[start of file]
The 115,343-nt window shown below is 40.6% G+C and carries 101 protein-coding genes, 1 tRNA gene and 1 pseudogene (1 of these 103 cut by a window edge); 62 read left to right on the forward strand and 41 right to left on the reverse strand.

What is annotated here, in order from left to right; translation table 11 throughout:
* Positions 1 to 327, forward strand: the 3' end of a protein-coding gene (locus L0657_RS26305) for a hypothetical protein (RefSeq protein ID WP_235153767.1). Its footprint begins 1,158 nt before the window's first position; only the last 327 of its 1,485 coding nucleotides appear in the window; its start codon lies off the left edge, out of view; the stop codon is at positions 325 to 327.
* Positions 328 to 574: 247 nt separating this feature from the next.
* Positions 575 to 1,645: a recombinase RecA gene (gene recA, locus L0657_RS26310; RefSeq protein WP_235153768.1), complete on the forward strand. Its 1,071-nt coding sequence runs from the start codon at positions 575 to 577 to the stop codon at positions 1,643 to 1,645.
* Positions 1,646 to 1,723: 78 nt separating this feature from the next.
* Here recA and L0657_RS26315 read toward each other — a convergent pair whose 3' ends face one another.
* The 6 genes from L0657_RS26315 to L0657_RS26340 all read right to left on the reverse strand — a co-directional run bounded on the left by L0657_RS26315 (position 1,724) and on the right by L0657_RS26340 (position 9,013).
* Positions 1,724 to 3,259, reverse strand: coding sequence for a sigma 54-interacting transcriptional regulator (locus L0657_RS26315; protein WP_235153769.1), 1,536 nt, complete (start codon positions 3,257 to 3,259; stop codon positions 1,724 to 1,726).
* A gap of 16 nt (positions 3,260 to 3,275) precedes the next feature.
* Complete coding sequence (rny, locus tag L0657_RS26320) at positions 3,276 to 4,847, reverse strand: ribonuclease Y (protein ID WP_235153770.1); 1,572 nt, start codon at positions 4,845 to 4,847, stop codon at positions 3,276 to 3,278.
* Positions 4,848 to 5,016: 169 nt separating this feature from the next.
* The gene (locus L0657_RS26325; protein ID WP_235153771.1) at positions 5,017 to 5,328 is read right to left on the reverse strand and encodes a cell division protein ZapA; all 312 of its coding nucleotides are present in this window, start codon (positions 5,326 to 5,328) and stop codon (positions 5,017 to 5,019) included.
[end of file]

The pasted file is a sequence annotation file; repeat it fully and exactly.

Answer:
The 115,343-nt window shown below is 40.6% G+C and carries 101 protein-coding genes, 1 tRNA gene and 1 pseudogene (1 of these 103 cut by a window edge); 62 read left to right on the forward strand and 41 right to left on the reverse strand.

What is annotated here, in order from left to right; translation table 11 throughout:
* Positions 1 to 327, forward strand: the 3' end of a protein-coding gene (locus L0657_RS26305) for a hypothetical protein (RefSeq protein ID WP_235153767.1). Its footprint begins 1,158 nt before the window's first position; only the last 327 of its 1,485 coding nucleotides appear in the window; its start codon lies off the left edge, out of view; the stop codon is at positions 325 to 327.
* Positions 328 to 574: 247 nt separating this feature from the next.
* Positions 575 to 1,645: a recombinase RecA gene (gene recA, locus L0657_RS26310; RefSeq protein WP_235153768.1), complete on the forward strand. Its 1,071-nt coding sequence runs from the start codon at positions 575 to 577 to the stop codon at positions 1,643 to 1,645.
* Positions 1,646 to 1,723: 78 nt separating this feature from the next.
* Here recA and L0657_RS26315 read toward each other — a convergent pair whose 3' ends face one another.
* The 6 genes from L0657_RS26315 to L0657_RS26340 all read right to left on the reverse strand — a co-directional run bounded on the left by L0657_RS26315 (position 1,724) and on the right by L0657_RS26340 (position 9,013).
* Positions 1,724 to 3,259, reverse strand: coding sequence for a sigma 54-interacting transcriptional regulator (locus L0657_RS26315; protein WP_235153769.1), 1,536 nt, complete (start codon positions 3,257 to 3,259; stop codon positions 1,724 to 1,726).
* A gap of 16 nt (positions 3,260 to 3,275) precedes the next feature.
* Complete coding sequence (rny, locus tag L0657_RS26320) at positions 3,276 to 4,847, reverse strand: ribonuclease Y (protein ID WP_235153770.1); 1,572 nt, start codon at positions 4,845 to 4,847, stop codon at positions 3,276 to 3,278.
* Positions 4,848 to 5,016: 169 nt separating this feature from the next.
* The gene (locus L0657_RS26325; protein ID WP_235153771.1) at positions 5,017 to 5,328 is read right to left on the reverse strand and encodes a cell division protein ZapA; all 312 of its coding nucleotides are present in this window, start codon (positions 5,326 to 5,328) and stop codon (positions 5,017 to 5,019) included.